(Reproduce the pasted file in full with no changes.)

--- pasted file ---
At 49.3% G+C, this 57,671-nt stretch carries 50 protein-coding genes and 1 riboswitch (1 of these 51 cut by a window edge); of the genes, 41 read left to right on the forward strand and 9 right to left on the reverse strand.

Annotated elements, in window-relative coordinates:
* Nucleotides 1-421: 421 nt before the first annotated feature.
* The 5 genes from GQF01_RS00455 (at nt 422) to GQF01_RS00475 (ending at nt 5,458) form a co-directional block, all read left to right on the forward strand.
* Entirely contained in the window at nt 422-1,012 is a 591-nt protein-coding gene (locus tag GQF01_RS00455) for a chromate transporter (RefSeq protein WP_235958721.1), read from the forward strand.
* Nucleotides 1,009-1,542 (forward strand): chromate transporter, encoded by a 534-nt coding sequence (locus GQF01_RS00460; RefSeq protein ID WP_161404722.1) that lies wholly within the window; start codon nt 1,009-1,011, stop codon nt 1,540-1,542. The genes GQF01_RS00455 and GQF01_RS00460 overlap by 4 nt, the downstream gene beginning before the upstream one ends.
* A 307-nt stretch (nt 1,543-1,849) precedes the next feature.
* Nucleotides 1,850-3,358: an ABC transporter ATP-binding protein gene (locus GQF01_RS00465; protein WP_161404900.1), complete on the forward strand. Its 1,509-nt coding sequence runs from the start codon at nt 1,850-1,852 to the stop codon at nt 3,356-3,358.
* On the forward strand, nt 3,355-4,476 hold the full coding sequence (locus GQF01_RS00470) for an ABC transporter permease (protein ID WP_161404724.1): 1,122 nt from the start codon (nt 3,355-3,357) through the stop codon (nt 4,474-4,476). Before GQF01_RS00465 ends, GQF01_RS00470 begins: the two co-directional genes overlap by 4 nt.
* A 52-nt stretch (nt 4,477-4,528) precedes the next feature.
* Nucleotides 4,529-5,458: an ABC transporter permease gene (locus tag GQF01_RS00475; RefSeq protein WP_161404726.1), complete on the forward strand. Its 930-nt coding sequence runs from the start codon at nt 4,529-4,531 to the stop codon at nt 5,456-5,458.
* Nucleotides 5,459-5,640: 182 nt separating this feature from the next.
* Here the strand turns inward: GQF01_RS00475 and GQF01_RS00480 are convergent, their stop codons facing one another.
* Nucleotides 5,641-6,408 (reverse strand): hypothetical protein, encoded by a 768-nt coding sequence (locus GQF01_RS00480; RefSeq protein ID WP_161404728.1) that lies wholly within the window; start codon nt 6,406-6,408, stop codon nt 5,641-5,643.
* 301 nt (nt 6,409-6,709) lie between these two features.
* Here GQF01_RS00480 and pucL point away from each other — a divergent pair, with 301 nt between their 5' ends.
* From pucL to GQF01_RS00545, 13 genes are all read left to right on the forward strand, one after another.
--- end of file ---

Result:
At 49.3% G+C, this 57,671-nt stretch carries 50 protein-coding genes and 1 riboswitch (1 of these 51 cut by a window edge); of the genes, 41 read left to right on the forward strand and 9 right to left on the reverse strand.

Annotated elements, in window-relative coordinates:
* Nucleotides 1-421: 421 nt before the first annotated feature.
* The 5 genes from GQF01_RS00455 (at nt 422) to GQF01_RS00475 (ending at nt 5,458) form a co-directional block, all read left to right on the forward strand.
* Entirely contained in the window at nt 422-1,012 is a 591-nt protein-coding gene (locus tag GQF01_RS00455) for a chromate transporter (RefSeq protein WP_235958721.1), read from the forward strand.
* Nucleotides 1,009-1,542 (forward strand): chromate transporter, encoded by a 534-nt coding sequence (locus GQF01_RS00460; RefSeq protein ID WP_161404722.1) that lies wholly within the window; start codon nt 1,009-1,011, stop codon nt 1,540-1,542. The genes GQF01_RS00455 and GQF01_RS00460 overlap by 4 nt, the downstream gene beginning before the upstream one ends.
* A 307-nt stretch (nt 1,543-1,849) precedes the next feature.
* Nucleotides 1,850-3,358: an ABC transporter ATP-binding protein gene (locus GQF01_RS00465; protein WP_161404900.1), complete on the forward strand. Its 1,509-nt coding sequence runs from the start codon at nt 1,850-1,852 to the stop codon at nt 3,356-3,358.
* On the forward strand, nt 3,355-4,476 hold the full coding sequence (locus GQF01_RS00470) for an ABC transporter permease (protein ID WP_161404724.1): 1,122 nt from the start codon (nt 3,355-3,357) through the stop codon (nt 4,474-4,476). Before GQF01_RS00465 ends, GQF01_RS00470 begins: the two co-directional genes overlap by 4 nt.
* A 52-nt stretch (nt 4,477-4,528) precedes the next feature.
* Nucleotides 4,529-5,458: an ABC transporter permease gene (locus tag GQF01_RS00475; RefSeq protein WP_161404726.1), complete on the forward strand. Its 930-nt coding sequence runs from the start codon at nt 4,529-4,531 to the stop codon at nt 5,456-5,458.
* Nucleotides 5,459-5,640: 182 nt separating this feature from the next.
* Here the strand turns inward: GQF01_RS00475 and GQF01_RS00480 are convergent, their stop codons facing one another.
* Nucleotides 5,641-6,408 (reverse strand): hypothetical protein, encoded by a 768-nt coding sequence (locus GQF01_RS00480; RefSeq protein ID WP_161404728.1) that lies wholly within the window; start codon nt 6,406-6,408, stop codon nt 5,641-5,643.
* 301 nt (nt 6,409-6,709) lie between these two features.
* Here GQF01_RS00480 and pucL point away from each other — a divergent pair, with 301 nt between their 5' ends.
* From pucL to GQF01_RS00545, 13 genes are all read left to right on the forward strand, one after another.